WWE Elite Series 47 AJ Styles figure review

Few wrestling figures would have me stalking Amazon like a crazy person. But when it’s the Phenomenal AJ Styles exceptions can be made in the interest of unleashing him on my collection. Let’s see if the figure was worth my prolonged search.

Packaging:  After another wave of the updated packaging, I think I prefer the previous setup. I do like the larger portrait on the back, but sticking the included accessories at the top left portion of the package is odd placement. For a guy like AJ who’s done a lot, but doesn’t have an extensive WWE career like Big Boss Man, the bio and accolades portion looks ridiculously underwhelming.

WWE Elite AJ Styles figure review - wide main pic

Likeness:  As much as I’m an AJ fan, he’s rocking some seriously terrible hairstyles these days. Mattel actually did a pretty decent job improving it in figure form. I’m glad Mattel resisted the urge to try and add a little personality to the headsculpt. There’s plenty of opportunities for a cockier, Face That Runs the Place expression, but this neutral one is perfect for the debut figure.

WWE Elite AJ Styles figure review - scale with Finn Balor, John Cena and Roman Reigns

Scale:  AJ is 5’11” which makes him look up to a lot of the current WWE roster including the 6’1” John Cena and 6’3” Roman Reigns.

I’ve read complaints that AJ is too slight, but I don’t see it. Maybe he could have a larger torso, but it’s not jarringly off either.

Paint:  This was a rough outing for Mattel. I’m pretty sure Mattel painted AJ’s head resulting in a slightly off skin tone. It’s far more noticeable in pictures than to the naked eye though. The chest hair is nicely applied and AJ’s tattoos on the side, including his children’s birth dates are solid.

WWE Elite AJ Styles figure review - tattoo detail

There’s noticeable slop and runoff along the more detailed trim of the kick pads and some paint fading along the leg logos. AJ’s goatee is also lined up incorrectly on the face as it’s off from the sculpted goatee.

WWE Elite AJ Styles figure review - wearing WWE title

Mattel really should have gone the extra mile and painted the inside of AJ’s gloves as well. AJ is going to be a guy with a ton of figures so getting all those smaller details down is important.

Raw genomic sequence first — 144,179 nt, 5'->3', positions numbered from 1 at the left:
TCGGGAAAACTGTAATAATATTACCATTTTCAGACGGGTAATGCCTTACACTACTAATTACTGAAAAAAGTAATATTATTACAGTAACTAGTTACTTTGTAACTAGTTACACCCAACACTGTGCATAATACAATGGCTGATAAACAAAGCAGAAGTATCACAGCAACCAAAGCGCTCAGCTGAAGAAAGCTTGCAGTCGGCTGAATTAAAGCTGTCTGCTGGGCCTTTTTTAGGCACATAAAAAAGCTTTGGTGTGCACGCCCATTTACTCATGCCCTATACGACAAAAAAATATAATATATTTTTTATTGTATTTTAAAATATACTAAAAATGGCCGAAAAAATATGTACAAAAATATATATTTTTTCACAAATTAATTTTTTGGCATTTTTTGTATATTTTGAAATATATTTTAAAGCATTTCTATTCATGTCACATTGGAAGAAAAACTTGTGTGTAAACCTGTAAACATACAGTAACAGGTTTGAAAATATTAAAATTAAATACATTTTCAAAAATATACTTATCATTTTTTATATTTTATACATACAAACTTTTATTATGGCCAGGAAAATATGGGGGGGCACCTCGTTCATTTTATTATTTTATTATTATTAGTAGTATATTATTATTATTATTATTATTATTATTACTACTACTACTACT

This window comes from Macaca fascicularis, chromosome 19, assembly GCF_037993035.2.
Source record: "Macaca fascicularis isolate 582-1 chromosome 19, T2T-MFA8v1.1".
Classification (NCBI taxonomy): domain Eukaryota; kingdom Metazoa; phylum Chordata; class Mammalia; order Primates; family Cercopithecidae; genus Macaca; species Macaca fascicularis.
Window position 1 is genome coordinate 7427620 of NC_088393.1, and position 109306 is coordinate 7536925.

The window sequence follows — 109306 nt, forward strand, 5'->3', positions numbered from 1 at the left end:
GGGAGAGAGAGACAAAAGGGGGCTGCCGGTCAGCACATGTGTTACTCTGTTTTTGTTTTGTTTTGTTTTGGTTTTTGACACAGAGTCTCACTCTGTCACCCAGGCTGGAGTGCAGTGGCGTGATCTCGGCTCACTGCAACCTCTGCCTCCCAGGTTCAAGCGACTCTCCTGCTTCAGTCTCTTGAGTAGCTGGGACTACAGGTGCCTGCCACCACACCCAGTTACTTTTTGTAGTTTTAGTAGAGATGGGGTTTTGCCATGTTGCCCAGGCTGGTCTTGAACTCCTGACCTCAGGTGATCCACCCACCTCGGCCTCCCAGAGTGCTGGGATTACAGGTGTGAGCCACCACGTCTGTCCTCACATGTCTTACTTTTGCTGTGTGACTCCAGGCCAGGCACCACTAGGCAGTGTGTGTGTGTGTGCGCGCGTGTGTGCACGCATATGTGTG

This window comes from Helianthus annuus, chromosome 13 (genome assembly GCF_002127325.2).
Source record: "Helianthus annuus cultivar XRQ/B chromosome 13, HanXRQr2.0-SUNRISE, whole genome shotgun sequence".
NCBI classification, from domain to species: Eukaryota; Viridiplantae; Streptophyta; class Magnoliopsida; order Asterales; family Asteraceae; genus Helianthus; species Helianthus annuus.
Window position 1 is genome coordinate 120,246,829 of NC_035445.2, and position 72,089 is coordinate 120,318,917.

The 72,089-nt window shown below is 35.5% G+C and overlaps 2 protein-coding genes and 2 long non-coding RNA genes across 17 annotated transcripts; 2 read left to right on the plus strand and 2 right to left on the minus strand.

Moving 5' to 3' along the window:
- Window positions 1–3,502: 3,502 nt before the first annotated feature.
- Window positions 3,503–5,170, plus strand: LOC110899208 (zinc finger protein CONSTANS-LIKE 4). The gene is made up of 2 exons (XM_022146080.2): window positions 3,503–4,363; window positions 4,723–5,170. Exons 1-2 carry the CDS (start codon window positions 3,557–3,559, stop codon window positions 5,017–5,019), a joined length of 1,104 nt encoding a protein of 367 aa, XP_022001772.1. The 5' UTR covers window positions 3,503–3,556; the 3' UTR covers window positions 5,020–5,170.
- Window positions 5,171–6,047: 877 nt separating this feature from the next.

Articulation:  There’s not a lot of moves that AJ can’t do and more than most wrestling figures, I spent a lot of time trying to test those limits. The basics of every Elite figure were a given, but I was most interested in seeing any trademark moves that weren’t possible. And I was thrilled to see there weren’t a lot of flaws in that regard.

WWE Elite AJ Styles figure review - Calf Crusher

The Calf Killer/Crusher can be executed reasonably well. I toyed around a bit more with fish line to get some mid-air moves like the Phenomenal Forearm.

My biggest satisfaction came with positioning a fairly picture perfect Styles Clash. And the articulation is thisclose to being able to get the Styles Clash pinfall pose down properly as well.

WWE Elite AJ Styles figure review - aiming crouched

Surprisingly, AJ comes pretty close to being able to show off his inner glove design with the articulation setup. Had Mattel given him outstretched fingers, he could strike the pose pretty well.

AJ has:

  • neck
  • ball-jointed shoulders
  • bicep
  • elbow
  • wrist
  • wrist hinge
  • torso
  • waist
  • hip
  • thigh
  • knee (double-jointed)
  • ankle

 

WWE Elite AJ Styles figure review - flying knee

Accessories:  Here’s where Mattel dropped the ball big time. AJ comes with his trademark vest, but Mattel opted to make it plastic instead of cloth. Why is that a problem? One of AJ’s big signature gestures is to slam down his hood mid-entrance. Even if Mattel just had to do some funky engineering to include a cloth hood it would have been better than just going the boring, plastic route here.

WWE Elite AJ Styles figure review - arms spread pose

This goof definitely gives collectors incentive to grab the Figures Toy Company AJ Styles figure. FTC had the correct foresight to include the hood. As well as a far more intricate vest design as well.

As with every figure in this wave, AJ contains a piece to the Build-A-Stage diorama. This is a fun idea in concept, but the piece is a little smaller than I’d like for a diorama. The stand piece also disrupts the visual of one big backdrop.

WWE Elite AJ Styles figure review - taking aim Bullet Club style

Worth it?  There’s no doubt Mattel doesn’t recognize the gold mine in cranking out a bazillion AJ Styles figures so paying the current hot price of $45 to $74 isn’t a good idea. He can be found with a little patience for the regular $20 price. Eventually we’ll get better versions, but logic doesn’t hold up in this case.

Rating: 8 out of 10

Beware bias review. If this wasn’t one of my favorites, I’d knock him down to a 7 thanks to the weak accessory implementation and sketchy paintwork. I’m going to give Mattel a rushing to get the figure out benefit of the doubt. But I fully expect the next AJ to be truly phenomenal.

WWE Elite AJ Styles figure review - aiming with WWE title

Where to get it?  Retail is lagging with Elite 45 just starting to have a regular presence. It’s likely going to take a while. If you’re impatient like me, Amazon is the best option to get him at some time before the spring. Just keep a steady eye for when it reaches $20.

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